26. 26. - 27 - 7. Capital InvestmentInvestment is spending by UK firms on capital goods such as new factories, plant or buildings, machinery &vehicles. It is an important component of demand, but as we shall see, it also has an impact on the supply-side of the economy.Definition of Capital Investment 1. Capital investment is defined as spending on capital goods such as new machinery, buildings and technology so that the economy can produce more consumer goods in the future. 2. A broader definition of investment would encompass spending on improving the human capital of the workforce - for example extra investment in training and education to improve the skills and competences of workers. 3. Most economists agree that investment is vital to promoting long-run economic growth through improvements in productivity and a country’s productive capacity.Gross and Net InvestmentGross investment spending includes an estimate for capital depreciation since some investment isneeded to replace technologically obsolete plant and machinery. Providing that net investment is positive,businesses are expanding their capital stock giving them a higher productive capacity and therefore meet ahigher level of demand in the future.The Economic Importance of Capital InvestmentFirms often invest in new capital goods to exploit internal economies of scale. This, together withtechnological advances that are often built into new machinery, is vital to improving the UKscompetitiveness and to causing an outward shift in the country’s production possibility frontier.The amount of capital equipment available for each worker to use and whether this capital is up to date has a bearing on the productivity of the labour force. The quality of business training also matters to make the most of investment in new capital and technology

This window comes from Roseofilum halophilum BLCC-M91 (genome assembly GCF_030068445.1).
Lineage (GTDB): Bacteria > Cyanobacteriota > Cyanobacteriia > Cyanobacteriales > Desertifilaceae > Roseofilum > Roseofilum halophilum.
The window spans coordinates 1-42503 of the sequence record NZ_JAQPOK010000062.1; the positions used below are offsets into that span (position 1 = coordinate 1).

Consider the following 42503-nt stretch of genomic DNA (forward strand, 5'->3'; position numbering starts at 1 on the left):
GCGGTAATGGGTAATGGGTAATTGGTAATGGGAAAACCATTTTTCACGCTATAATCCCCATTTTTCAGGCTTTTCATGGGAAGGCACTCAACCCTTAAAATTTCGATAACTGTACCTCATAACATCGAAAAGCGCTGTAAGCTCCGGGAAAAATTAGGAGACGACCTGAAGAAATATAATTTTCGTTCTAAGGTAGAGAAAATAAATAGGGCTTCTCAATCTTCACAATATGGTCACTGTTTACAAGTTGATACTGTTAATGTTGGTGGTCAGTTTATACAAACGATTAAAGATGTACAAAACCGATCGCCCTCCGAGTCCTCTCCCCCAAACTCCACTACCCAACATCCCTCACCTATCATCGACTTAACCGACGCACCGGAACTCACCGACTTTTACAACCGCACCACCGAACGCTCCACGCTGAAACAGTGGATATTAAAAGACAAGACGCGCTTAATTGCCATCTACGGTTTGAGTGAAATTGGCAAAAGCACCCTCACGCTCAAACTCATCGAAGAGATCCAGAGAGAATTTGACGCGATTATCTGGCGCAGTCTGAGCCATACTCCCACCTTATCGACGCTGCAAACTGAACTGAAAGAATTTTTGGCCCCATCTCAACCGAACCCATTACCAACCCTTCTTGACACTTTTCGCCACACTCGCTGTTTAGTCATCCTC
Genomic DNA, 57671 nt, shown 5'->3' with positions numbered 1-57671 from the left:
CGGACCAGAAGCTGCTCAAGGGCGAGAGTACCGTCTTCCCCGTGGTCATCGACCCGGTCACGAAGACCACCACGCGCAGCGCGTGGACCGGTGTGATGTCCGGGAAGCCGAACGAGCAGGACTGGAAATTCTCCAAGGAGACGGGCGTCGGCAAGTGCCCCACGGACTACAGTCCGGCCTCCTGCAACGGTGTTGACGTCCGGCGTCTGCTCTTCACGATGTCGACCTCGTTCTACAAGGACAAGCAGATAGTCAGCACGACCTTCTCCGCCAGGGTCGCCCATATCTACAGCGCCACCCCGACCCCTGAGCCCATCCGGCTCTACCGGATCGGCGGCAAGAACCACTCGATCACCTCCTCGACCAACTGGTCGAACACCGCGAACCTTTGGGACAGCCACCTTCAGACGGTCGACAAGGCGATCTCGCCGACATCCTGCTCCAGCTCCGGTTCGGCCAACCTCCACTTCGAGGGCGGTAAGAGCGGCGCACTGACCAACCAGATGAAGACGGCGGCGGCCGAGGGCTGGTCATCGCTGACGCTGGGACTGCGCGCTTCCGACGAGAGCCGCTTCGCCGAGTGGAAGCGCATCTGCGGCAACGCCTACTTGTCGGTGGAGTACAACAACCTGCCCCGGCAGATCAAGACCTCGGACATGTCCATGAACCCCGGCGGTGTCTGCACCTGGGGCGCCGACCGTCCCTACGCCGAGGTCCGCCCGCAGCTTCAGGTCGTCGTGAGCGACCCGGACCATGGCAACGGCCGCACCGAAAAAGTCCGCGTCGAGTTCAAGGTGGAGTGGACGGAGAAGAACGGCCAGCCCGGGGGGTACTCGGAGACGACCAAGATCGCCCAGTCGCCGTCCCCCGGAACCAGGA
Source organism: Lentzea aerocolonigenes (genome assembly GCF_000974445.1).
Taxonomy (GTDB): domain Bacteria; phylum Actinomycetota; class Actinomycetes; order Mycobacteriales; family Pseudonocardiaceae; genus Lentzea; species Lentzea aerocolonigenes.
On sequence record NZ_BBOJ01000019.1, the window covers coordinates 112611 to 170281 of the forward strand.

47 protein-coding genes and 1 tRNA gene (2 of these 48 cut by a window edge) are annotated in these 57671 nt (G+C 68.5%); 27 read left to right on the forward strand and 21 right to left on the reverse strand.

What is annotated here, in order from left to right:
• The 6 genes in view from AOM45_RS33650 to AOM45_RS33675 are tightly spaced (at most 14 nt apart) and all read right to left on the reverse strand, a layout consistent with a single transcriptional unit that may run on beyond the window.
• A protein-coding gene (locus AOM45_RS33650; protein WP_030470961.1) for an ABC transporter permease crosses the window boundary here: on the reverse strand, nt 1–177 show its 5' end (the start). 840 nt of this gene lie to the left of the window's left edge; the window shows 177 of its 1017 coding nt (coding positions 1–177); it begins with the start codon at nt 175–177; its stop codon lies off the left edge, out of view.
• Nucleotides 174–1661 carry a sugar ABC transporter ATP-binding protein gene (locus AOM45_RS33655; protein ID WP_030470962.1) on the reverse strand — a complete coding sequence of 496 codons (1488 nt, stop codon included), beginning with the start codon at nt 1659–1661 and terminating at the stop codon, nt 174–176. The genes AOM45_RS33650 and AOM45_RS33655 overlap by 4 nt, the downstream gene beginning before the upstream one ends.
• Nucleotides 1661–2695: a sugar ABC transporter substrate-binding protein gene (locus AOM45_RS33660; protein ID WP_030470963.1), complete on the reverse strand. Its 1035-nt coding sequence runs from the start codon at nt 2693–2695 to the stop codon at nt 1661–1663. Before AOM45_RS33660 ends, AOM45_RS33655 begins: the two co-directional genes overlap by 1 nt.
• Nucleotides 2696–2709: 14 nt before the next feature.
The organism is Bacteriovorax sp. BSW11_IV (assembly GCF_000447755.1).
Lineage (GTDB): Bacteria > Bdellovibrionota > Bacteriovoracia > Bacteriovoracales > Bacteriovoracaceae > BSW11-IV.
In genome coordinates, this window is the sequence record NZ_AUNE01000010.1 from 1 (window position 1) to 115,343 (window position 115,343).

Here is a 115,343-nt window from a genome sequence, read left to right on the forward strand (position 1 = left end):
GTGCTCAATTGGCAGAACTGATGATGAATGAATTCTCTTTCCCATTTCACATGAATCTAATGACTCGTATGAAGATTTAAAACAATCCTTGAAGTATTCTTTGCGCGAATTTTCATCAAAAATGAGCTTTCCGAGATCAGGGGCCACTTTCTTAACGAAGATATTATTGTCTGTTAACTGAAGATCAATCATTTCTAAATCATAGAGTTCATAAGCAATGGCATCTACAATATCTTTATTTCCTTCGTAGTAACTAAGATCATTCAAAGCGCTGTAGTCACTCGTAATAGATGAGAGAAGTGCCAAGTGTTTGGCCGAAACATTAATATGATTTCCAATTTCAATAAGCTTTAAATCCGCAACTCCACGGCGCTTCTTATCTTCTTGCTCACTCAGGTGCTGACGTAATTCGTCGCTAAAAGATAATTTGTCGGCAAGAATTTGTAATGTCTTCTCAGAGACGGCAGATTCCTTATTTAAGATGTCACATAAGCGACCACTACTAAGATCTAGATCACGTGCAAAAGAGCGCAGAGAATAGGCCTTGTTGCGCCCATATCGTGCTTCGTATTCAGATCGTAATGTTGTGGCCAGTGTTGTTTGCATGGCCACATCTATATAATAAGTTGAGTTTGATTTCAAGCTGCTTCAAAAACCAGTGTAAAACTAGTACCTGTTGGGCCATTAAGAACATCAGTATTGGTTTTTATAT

27. 27. - 28 - An outward shift in the production possibility frontier shows that there has been either an improvement in productivity or an increase in the total stock of resources available to produce different goods and services. The outward shift represents an improvement in economic efficiency. Capital investment is an important source of long-run growth. Output of Capital Goods PPF1 B C2 C3 C C1 A PPF2 X2 X1 X3 Output of Consumer GoodsIn the short run, devoting more a country’s scarce resources to the production of investment goods (aprocess known as capital accumulation) might require a reduction in today’s output of consumer goods andservices (lower consumption would be accompanied by a rise in saving). The re-allocation of resourcestowards capital goods would be shown by a movement from point A to B on the production possibilityfrontier.But if the extra investment is successful and leads to an increase in a country’s productive capacity then thePPF can shift out and open up the potential for an increased output of consumption goods to meet people’sneeds and wants. This is shown by a movement from point B on the PPF to point C which lies on the newPPF after the effects of an increase in investment.Investment affects AD as well as Aggregate Supply (AS)It should be remembered that investment is also a component of AD. Businesses involved in developing,manufacturing, testing, distributing and marketing the capital goods themselves stand to benefit fromincreased orders for new plant and machinery.A rise in capital investment will therefore have important effects on both the demand and supply-side of theeconomy – including a positive multiplier effect on national income. o Demand side effects: Increase spending on capital goods – affects industries that manufacture the technology / hardware / construction sector o Supply side effects: Investment is linked to higher productivity, an expansion of a country’s productive capacity, a reduction in unit costs (e.g. through the exploitation of economies of scale) – and therefore a source of an increase in LRAS (trend growth)